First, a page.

“But I have to admire what Willie and the rest are doing here as they have taken it to a new level. We are competing with each other each weekend over here from November all the way through to Punchestown and all the best horses are taking each other on.
“Whereas in England they’d rather run a good horse in a two or three-runner race and not have a hard race, but over here, we will take each other on, and it probably hardens the horses for when they go across the water because they are getting harder and more competitive races.
“Willie isn’t afraid to run three or four in a Grade 1 around Leopardstown, that’s what he targets and you can find that a horse who finishes second or third there, could run out at Cheltenham and win.”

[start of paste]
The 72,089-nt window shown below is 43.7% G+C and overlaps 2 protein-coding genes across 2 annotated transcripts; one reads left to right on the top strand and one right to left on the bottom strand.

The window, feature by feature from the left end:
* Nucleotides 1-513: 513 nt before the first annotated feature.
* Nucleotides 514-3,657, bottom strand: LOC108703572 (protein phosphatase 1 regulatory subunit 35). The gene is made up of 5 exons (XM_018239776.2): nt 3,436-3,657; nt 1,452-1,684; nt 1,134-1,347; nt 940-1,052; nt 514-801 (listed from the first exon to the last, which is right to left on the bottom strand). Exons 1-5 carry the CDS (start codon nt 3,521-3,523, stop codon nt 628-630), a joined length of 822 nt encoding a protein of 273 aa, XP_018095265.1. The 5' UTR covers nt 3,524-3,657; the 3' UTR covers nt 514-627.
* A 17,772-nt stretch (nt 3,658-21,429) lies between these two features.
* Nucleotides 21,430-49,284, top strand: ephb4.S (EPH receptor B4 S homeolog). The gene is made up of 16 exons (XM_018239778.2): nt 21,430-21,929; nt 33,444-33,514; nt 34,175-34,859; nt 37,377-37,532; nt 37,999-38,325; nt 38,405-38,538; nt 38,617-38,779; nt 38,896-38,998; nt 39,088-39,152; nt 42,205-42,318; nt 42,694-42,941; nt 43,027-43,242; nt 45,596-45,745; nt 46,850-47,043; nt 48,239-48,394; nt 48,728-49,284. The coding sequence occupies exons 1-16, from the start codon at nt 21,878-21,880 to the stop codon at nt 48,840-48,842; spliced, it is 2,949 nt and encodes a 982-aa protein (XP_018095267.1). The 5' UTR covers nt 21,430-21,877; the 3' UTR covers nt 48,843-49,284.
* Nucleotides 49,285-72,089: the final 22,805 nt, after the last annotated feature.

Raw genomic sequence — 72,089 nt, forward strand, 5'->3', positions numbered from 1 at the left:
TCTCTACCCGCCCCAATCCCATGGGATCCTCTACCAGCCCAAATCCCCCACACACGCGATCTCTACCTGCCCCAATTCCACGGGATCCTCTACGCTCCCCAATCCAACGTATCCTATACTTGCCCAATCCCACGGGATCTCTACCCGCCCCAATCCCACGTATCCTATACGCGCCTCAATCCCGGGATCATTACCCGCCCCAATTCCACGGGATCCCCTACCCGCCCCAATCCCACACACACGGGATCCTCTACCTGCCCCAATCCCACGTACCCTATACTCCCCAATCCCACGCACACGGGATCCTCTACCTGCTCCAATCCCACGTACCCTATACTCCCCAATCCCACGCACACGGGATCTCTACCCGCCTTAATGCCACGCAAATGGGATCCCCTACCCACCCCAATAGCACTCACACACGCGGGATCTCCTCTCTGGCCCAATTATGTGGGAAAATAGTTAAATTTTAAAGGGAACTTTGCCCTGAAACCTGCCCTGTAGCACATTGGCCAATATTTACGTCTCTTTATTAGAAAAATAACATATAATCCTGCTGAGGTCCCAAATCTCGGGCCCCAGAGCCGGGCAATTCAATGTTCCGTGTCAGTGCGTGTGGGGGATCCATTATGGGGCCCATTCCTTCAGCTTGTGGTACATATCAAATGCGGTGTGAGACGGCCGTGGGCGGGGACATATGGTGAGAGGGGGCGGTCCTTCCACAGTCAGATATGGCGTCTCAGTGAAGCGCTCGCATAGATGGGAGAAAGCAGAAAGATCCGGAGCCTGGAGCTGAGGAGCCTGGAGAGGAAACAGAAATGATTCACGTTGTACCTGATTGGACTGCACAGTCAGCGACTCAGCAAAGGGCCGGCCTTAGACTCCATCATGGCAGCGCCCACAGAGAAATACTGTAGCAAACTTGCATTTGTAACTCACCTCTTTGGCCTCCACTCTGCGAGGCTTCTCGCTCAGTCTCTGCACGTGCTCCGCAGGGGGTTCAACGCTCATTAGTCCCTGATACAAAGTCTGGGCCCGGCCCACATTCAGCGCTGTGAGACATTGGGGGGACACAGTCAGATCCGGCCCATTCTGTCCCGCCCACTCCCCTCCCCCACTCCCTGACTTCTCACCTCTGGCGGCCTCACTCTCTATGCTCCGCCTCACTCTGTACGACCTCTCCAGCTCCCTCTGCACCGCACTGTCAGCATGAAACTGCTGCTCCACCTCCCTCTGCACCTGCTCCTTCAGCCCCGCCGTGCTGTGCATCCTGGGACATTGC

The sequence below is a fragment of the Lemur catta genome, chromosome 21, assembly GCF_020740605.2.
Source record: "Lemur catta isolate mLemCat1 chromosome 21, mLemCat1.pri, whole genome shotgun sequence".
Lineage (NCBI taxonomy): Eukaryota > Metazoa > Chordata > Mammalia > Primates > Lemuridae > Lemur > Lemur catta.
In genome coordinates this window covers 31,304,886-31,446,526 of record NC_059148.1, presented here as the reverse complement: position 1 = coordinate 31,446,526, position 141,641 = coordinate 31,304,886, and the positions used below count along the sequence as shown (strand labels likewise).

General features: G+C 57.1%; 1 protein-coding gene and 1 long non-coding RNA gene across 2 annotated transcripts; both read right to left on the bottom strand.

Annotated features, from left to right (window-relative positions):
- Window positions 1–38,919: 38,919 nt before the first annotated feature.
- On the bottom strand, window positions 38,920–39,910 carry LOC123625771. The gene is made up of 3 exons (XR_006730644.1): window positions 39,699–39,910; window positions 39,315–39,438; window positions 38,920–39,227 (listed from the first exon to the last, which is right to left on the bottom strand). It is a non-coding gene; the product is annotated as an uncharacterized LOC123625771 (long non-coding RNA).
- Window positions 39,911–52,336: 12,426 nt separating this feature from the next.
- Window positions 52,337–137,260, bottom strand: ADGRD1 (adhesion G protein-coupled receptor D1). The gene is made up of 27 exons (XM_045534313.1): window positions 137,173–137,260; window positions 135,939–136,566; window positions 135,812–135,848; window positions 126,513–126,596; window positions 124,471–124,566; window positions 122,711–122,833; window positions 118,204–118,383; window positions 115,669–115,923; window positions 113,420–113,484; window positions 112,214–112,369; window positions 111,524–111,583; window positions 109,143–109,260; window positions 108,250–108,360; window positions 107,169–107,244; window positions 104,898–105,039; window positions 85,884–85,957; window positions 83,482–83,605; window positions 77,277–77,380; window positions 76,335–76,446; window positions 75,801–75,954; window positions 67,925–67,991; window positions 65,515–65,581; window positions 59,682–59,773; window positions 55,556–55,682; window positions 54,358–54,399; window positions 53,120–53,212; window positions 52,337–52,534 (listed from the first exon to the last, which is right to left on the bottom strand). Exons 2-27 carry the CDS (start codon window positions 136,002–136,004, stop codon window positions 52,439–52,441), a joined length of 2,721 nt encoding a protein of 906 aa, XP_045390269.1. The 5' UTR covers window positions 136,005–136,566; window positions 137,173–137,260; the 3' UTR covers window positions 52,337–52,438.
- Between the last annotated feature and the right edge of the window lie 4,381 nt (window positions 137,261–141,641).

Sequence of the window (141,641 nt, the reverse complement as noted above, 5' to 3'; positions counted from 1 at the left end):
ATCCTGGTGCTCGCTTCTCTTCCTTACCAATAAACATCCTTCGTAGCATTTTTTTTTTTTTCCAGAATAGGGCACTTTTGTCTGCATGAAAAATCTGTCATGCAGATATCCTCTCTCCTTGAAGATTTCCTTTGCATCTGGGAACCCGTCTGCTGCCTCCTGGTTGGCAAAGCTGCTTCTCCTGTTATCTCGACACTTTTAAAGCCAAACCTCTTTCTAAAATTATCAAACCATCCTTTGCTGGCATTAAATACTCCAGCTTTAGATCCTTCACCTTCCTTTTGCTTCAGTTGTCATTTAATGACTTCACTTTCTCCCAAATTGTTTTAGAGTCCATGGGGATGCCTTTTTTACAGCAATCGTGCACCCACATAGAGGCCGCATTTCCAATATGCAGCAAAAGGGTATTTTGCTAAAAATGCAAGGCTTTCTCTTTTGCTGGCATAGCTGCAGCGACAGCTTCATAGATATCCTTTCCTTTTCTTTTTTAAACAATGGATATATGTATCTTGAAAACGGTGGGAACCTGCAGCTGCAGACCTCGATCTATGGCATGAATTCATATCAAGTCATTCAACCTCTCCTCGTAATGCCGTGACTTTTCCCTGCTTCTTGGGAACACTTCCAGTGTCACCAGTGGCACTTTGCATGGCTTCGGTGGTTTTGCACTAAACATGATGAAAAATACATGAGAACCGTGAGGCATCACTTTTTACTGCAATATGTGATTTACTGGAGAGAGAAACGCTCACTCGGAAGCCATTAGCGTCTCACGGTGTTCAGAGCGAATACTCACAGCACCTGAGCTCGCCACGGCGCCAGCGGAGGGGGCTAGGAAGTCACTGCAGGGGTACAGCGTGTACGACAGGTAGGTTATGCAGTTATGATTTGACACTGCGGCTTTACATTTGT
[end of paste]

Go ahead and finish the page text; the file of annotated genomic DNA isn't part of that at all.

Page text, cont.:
Racing in Britain
“I think it is diluted a bit, yes. It’ll be interesting to see what they are doing with these big Saturday meetings in the new calendar but they don’t have a Dublin Racing Festival in the UK six weeks prior to Cheltenham with a Grade 1 on the card for every horse to run in.
“In the UK they only really have Kempton on Boxing Day and then they can dodge each other all the way to Cheltenham.
“But if you want to run at Grade 1 level over here you have to show up at Leopardstown in February and if you want to be good enough to go to Cheltenham, you have to compete here. Otherwise, you don’t deserve to go over.
“I loved the big days, even in the latter part of my career, I might have been riding the favourite but I was still competing for Gordon, Willie, Gigginstown, Noel Meade, all of them. I was very lucky to pick up some good spares and win on them, that just shows the calibre we have here.”
Riding for Gordon Elliott and Gigginstown